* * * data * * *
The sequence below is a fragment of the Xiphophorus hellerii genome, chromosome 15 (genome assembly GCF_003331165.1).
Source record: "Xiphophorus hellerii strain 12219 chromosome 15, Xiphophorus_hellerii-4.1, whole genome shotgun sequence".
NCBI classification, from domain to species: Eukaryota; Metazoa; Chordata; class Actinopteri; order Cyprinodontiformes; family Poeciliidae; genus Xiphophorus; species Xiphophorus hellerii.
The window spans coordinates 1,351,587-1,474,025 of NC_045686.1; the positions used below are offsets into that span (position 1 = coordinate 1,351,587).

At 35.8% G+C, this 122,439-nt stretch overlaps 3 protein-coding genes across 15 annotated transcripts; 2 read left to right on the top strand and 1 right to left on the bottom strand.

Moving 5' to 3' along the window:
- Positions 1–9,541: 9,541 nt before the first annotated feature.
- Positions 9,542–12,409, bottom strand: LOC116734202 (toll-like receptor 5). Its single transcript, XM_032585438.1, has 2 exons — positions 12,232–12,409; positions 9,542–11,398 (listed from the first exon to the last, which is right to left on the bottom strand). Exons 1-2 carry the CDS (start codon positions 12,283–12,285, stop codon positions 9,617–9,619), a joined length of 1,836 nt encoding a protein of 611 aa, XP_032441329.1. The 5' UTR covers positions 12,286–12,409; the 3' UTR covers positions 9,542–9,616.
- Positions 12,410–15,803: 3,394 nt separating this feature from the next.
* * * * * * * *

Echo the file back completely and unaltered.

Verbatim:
The sequence below is a fragment of the Xiphophorus hellerii genome, chromosome 15 (genome assembly GCF_003331165.1).
Source record: "Xiphophorus hellerii strain 12219 chromosome 15, Xiphophorus_hellerii-4.1, whole genome shotgun sequence".
NCBI classification, from domain to species: Eukaryota; Metazoa; Chordata; class Actinopteri; order Cyprinodontiformes; family Poeciliidae; genus Xiphophorus; species Xiphophorus hellerii.
The window spans coordinates 1,351,587-1,474,025 of NC_045686.1; the positions used below are offsets into that span (position 1 = coordinate 1,351,587).

At 35.8% G+C, this 122,439-nt stretch overlaps 3 protein-coding genes across 15 annotated transcripts; 2 read left to right on the top strand and 1 right to left on the bottom strand.

Moving 5' to 3' along the window:
- Positions 1–9,541: 9,541 nt before the first annotated feature.
- Positions 9,542–12,409, bottom strand: LOC116734202 (toll-like receptor 5). Its single transcript, XM_032585438.1, has 2 exons — positions 12,232–12,409; positions 9,542–11,398 (listed from the first exon to the last, which is right to left on the bottom strand). Exons 1-2 carry the CDS (start codon positions 12,283–12,285, stop codon positions 9,617–9,619), a joined length of 1,836 nt encoding a protein of 611 aa, XP_032441329.1. The 5' UTR covers positions 12,286–12,409; the 3' UTR covers positions 9,542–9,616.
- Positions 12,410–15,803: 3,394 nt separating this feature from the next.